By trying to figure out the relationship between the Chart parent, it’s children and associated templates using the Objects & Properties panels instead of investigating the XAML more thoroughly, I suspect I may not have grasped things completely. For instance, instead of trying to set up and implement a style palette for the column series data points, I should have noted that such a palette already exists in the Data Visualization Toolkit, and I could have focused only on how the palette is referenced by the data points.
Ultimately, a substantial part of styling the graph was done by changing and adding to the existing XAML. Even though the solutions were often very simple, the XAML had to be specific. Obviously experience will help in being able to produce the appropriate XAML efficiently, but this does require a much deeper understanding of the WPF and .NET frameworks than I think Microsoft tend to acknowledge in promoting Blend as a design tool.
Supporting the dev team was one of the most central aspects of the project as a whole, and some of the greatest challenges revolved around this. Even though they were responsible for the implementation of the XAML, it was crucial to be communicating with them throughout this phase of the project. This ensured that the XAML we delivered was indeed implementable, done in accordance to the designs and resolved any issues which may have interfered with these objectives.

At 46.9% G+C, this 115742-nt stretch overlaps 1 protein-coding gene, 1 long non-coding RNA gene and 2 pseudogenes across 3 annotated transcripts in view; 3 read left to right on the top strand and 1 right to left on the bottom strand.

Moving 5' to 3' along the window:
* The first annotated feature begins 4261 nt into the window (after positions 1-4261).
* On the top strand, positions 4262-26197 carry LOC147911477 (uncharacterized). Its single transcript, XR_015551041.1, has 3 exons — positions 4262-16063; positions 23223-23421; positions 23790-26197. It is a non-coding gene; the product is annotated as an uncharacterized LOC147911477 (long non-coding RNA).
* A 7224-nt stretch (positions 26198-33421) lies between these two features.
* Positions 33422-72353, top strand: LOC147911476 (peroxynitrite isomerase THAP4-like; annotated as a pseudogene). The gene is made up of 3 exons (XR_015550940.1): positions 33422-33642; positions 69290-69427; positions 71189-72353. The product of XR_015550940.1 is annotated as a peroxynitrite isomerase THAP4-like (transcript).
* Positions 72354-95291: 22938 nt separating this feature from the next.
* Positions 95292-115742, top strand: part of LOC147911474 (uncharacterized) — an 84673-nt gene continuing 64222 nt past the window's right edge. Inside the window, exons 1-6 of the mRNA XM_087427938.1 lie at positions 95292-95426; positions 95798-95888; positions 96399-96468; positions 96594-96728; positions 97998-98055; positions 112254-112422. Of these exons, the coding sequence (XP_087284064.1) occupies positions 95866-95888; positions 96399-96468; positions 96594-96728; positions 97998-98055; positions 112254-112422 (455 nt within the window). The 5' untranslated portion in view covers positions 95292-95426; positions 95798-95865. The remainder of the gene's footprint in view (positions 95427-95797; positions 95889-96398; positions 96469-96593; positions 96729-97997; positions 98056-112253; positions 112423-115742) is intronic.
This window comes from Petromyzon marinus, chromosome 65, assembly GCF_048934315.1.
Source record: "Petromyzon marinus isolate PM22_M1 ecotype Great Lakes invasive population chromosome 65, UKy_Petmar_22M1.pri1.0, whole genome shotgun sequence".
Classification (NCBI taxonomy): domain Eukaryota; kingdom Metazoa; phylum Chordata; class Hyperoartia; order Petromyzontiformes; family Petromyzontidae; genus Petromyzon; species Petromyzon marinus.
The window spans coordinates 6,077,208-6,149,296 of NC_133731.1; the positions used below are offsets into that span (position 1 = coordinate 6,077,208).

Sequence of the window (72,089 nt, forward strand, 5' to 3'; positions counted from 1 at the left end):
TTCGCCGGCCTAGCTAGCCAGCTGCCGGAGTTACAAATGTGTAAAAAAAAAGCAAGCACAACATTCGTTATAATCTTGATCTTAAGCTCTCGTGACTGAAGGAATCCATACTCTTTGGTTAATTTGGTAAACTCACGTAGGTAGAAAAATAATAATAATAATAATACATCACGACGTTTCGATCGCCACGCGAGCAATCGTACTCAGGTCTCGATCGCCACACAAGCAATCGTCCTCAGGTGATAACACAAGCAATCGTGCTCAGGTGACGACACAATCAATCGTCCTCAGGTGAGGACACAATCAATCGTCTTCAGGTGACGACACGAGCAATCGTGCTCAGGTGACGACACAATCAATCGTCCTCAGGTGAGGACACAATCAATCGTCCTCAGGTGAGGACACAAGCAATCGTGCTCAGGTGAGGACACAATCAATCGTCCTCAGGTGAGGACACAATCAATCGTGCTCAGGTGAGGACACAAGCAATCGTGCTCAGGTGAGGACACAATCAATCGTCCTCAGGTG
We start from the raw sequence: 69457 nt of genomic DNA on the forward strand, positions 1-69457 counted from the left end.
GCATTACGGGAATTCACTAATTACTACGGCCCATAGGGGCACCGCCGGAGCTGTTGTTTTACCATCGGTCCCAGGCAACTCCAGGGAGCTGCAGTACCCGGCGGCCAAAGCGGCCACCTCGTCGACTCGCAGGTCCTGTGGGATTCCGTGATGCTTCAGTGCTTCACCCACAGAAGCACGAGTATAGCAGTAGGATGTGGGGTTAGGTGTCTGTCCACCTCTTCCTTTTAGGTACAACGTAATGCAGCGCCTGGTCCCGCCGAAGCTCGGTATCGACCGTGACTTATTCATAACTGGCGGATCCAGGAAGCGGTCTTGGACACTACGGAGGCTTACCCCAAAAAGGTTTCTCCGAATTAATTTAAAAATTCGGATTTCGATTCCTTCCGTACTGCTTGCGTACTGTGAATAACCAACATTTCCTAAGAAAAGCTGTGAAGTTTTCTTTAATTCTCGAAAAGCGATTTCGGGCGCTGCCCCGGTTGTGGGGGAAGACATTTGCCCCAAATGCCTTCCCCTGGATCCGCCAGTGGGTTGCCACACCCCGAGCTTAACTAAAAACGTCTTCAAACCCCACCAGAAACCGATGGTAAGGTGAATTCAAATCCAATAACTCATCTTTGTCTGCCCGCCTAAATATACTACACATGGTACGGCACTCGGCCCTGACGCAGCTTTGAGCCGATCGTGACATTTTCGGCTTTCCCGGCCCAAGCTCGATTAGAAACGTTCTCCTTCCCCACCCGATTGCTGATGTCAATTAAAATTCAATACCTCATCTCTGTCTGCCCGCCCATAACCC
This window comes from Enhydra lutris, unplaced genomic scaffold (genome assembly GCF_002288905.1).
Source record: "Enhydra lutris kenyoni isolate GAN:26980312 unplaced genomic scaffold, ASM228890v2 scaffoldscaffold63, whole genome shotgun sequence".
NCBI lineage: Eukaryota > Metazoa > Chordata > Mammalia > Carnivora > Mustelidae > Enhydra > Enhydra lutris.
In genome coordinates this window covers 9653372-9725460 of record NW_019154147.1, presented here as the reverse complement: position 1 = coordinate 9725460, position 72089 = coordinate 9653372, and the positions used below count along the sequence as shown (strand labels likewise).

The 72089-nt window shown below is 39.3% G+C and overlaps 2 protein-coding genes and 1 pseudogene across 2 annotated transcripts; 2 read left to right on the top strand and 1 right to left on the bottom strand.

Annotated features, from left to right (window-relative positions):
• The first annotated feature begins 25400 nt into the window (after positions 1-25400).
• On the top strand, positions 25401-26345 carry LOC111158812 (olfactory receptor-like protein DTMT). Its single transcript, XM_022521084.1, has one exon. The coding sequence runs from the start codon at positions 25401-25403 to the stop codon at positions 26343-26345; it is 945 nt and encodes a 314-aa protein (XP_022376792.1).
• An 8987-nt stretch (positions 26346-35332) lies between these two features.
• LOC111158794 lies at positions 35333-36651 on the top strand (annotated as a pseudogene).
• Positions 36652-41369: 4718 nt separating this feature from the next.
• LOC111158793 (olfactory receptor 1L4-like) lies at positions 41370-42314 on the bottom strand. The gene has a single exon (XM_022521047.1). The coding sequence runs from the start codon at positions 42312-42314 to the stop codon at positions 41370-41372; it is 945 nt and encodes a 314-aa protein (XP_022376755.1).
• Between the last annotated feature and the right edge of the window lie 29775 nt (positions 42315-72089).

This is probably where my role as an integrator rather than designer became most obvious (at least in the case of this project). It was important to be able to communicate the needs of the design team to the development team, and in turn communicate back the limitations and constraints the developers may face. Even though the dev team were new to WPF themselves, I’m sure that as someone in the position of the integrator gains experience, he or she would be able to take more responsibility for the flow and efficiency of projects. I also think that one of the responsibilities of the integrator is to ask the right questions, in order to be able to establish the needs and responsibilities of the respective teams and members involved as soon as possible.
We have definitely learned a lot on this project and therefore fell confident in taking on more challenging project that influencess and improve users lives.
Please feel free to contact us regarding any questions you may have, I hope I’ve helped shed some light on an altogether new and undefined topic.